At the beginning of October, I was invited to Clifton United Methodist Church in Cincinnati, Ohio, to be the guest preacher and to be the recipient of their 2021 Bishop Melvin Talbert Reconciling Ministries Award. Wow!
In 2012, Bishop Talbert began the Biblical Obedience movement in The United Methodist Church (read our coverage at the time here) that declared upholding the Scriptural values of inclusion and love for all people was a higher value than upholding the letter of the Discipline that discriminated against LGBTQIA+ persons. Clifton UMC began a yearly award named after Bishop Talbert (and he was the first recipient, of course) to focus each year on individuals that contribute to the ongoing work of LGBTQIA+ inclusion in The United Methodist Church.
You can view the worship service that included the award ceremony here. The presentation begins at 20:50 with a mind-blowing introduction by Dr. Leland Spencer, and there was Q&A at the end of it. The following is my prepared “acceptance speech” during that service.
Four Notes of Gratitude
I want to thank Clifton UMC for allowing me to join the cohort of great people in this award’s lineage, several of whom I call friends. This award is a great way to focus each year on the monumental task of LGBTQ+ inclusion, and to point a spotlight briefly on part of that good work so that all of us can be inspired to join in. I’m thankful to Pastor David Meredith for his leadership for the good people of Clifton.
I want to thank my family. The blog began in 2008, and my labor of love that kept me up late into the night shifted into a different pattern when my daughter was born four years later and she was the one keeping me up at night. My spouse is the reason and enabler that I’m able to turn ideas into pixels on the screen, so I wouldn’t be here at all without her support and my girls’ curiosity and Disney obsession which turns into blog posts on Frozen and Moana.
I want to thank the guest contributors to the blog. In the first 1000 posts that started in 2008, 140 were from guest contributors. The site was a clearinghouse for progressive Christian content, and in the early days when starting a platform wasn’t as easy as it is now, many writers got their start or found new audiences by using my channels.
I’m grateful because their contributions and ways of thinking and living things out that were outside of my experience helped me be a better advocate. To put yourself out there requires a degree of humility which allows you to be transformed. Because of these contributors and the community and even, yes, the comments, I moved out of my comfort zone into topics where I have no lived experience driving the interest, but I began to be more vocal in supporting gender equality and LGBTQIA+ affirmation and celebration, even while serving in rural Oklahoma.
At times, events have silenced me while I sit and listen. When I don’t have the lived experience, I try to make space for the sources directly: guest articles by demographics other than my own, sharing their works directly on my airwaves.
I’m thankful for these contributors because odd things happen when you hear and read about the American church experience from the margins or from the international context. You start doubting conventional wisdom, the way we’ve always done it, and question long/held assumptions. While the status quo can be upheld in bumper sticker slogans and bible prooftexting, the real work of dismantling and defragmenting and reconstructing takes long reads, deep dives, and persistent focus, which is harder and harder in this attention-deficit world. It takes time and relationships to respond to the church rather than just react. Thank you for drawing me nearer to that work.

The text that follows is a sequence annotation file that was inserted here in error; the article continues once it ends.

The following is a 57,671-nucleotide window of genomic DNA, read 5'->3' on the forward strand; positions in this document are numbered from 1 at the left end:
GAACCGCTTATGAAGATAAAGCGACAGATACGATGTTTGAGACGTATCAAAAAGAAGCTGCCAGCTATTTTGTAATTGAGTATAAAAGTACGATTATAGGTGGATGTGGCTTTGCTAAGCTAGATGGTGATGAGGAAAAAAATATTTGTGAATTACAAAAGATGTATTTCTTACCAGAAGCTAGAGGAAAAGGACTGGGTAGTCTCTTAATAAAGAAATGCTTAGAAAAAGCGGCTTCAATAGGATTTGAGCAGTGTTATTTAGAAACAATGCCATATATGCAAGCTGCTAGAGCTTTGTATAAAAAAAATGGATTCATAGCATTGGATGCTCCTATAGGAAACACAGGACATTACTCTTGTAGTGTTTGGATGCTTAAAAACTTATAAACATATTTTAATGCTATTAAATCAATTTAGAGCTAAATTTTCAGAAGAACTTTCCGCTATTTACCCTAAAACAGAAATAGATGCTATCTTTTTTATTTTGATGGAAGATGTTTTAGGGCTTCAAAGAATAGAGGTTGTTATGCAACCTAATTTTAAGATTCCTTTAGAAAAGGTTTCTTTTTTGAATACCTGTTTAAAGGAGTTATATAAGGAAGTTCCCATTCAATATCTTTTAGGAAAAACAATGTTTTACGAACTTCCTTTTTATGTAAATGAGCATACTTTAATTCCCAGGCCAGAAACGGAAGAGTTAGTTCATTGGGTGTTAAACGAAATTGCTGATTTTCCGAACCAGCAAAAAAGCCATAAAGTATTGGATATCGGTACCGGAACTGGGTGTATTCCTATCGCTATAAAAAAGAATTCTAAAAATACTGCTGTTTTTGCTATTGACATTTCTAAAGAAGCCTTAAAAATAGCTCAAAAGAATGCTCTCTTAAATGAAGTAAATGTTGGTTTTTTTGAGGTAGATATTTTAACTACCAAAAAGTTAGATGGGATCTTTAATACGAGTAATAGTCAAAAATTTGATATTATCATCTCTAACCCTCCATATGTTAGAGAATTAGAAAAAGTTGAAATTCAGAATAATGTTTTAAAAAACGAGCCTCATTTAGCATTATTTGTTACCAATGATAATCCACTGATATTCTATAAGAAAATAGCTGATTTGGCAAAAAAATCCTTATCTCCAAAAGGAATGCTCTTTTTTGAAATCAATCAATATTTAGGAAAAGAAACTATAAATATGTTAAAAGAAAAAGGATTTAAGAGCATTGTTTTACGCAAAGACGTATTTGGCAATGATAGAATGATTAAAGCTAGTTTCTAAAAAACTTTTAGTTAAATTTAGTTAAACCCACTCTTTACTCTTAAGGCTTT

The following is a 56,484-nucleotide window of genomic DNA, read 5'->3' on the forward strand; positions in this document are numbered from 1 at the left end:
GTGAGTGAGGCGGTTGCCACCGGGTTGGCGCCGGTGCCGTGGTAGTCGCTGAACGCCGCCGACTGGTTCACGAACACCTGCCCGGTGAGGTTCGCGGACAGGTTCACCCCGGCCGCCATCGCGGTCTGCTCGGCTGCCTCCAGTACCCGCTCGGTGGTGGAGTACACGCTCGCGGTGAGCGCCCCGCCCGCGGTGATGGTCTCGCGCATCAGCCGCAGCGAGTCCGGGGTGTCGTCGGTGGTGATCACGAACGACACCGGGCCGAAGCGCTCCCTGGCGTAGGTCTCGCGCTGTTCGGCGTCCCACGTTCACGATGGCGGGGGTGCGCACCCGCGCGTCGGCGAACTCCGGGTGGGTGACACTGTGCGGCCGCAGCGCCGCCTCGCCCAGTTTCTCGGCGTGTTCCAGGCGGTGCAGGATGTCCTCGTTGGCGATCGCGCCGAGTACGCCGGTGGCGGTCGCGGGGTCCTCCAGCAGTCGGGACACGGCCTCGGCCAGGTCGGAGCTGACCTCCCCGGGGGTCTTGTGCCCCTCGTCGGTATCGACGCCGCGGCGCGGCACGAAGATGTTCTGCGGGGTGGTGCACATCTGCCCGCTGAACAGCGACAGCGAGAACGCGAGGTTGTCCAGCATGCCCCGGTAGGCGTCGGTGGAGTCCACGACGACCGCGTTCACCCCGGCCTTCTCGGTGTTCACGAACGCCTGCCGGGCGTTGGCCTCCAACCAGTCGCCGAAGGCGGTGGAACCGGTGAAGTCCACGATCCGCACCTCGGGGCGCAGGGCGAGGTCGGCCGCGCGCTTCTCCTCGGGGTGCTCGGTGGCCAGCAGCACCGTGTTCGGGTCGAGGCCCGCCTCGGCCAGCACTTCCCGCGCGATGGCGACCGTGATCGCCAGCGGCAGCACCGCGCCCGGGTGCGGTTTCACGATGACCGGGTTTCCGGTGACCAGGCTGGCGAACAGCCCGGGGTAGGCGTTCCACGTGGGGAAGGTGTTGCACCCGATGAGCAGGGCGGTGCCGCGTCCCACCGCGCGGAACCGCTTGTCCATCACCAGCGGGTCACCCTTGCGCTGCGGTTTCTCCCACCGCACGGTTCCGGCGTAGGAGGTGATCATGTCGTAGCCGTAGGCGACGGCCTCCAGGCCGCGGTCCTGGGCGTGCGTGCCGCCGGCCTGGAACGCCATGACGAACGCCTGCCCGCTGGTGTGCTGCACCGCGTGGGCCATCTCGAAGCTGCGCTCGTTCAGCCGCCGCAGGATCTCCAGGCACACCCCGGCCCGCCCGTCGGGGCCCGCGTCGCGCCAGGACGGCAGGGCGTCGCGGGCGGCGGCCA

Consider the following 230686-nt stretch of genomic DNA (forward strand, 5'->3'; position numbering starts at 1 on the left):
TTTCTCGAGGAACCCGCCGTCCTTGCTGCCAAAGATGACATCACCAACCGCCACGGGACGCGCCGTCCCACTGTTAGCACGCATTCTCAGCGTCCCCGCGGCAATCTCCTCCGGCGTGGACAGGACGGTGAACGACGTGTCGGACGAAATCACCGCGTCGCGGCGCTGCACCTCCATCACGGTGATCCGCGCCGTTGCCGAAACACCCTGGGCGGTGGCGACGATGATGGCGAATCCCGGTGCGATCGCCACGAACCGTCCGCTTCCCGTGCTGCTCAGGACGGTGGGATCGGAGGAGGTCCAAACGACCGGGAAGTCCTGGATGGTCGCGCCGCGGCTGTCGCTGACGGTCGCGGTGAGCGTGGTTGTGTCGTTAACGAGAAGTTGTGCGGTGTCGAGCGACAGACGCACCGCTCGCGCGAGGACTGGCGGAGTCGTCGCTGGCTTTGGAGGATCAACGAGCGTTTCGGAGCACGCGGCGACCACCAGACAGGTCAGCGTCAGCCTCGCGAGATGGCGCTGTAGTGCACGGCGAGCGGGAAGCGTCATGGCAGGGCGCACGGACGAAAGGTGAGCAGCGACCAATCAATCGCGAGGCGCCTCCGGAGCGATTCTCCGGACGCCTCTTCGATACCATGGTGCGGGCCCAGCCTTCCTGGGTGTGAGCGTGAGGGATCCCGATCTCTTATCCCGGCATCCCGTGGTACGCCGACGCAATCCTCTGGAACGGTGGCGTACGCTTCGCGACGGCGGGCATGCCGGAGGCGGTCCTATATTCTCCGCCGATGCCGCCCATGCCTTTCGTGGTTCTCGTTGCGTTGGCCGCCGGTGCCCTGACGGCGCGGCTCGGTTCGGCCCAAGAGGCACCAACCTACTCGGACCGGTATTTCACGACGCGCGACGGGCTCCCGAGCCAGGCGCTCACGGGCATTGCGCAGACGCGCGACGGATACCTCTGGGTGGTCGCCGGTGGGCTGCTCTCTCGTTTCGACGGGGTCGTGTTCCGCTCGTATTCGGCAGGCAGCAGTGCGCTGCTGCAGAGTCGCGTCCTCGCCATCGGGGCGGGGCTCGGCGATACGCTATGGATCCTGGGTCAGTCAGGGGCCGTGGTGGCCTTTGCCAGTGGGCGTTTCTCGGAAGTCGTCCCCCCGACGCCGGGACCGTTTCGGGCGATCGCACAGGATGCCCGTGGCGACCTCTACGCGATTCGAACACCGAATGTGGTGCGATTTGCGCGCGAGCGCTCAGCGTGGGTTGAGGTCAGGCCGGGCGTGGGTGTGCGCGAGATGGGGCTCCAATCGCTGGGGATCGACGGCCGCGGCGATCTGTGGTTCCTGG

Finally, I want to thank the person who googled my name in 2008, found my local church, and left a threatening message on my church answering machine, which led to the 70 year old church secretary to ask “what is a blog and why are you wrong on it?” You taught me that there is a real-world cost to writing, speaking, and challenging. I needed that lesson in the first year of being online under my own name.
It told me one place where I can lead is that it is safer for me, with my privileges, to poke the bear. There are times when it is safer for someone of privilege to tick off people than those who are more vulnerable to retribution. The NRSV translation of Hebrews 10:24 reads “Let us know how to provoke one another to good deeds.” Let’s be clear: Antagonizing and snark does not often lead to good deeds. You don’t irritate people into relationship, you don’t troll people into transformation. But for others to see a level of engagement is possible creates space for others to use the content in more relational ways. So my hope is that you are taking what progressives and inclusive Methodists write and use it in your relationships. Take the good, leave the rest, make it your own because you know how to connect with people. Sharing a blog post doesn’t transform. Taking something from it to a coffee conversation does.
This last year of the pandemic has slowed me down, as being a partner, parent, pastor has taken more of my time than provocation. But being here with you reminds me that as we enter a critical year where our technology, our future, our church, need voices to speak, to share, to advocate and agitate. Thank you for the reminder, the boost, and may we all bring who we are to the table in advocacy.
You can learn more about Clifton UMC here, and their terrific ministry they are doing in Cincinnati. What a great, hospitable community that I was thrilled to be a part of for a few days and I highly recommend their worship in-person if you are local, or online if you are out of town.
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WOW! YAY! This is so great. Way to go , Jeremy. Way to follow your heart.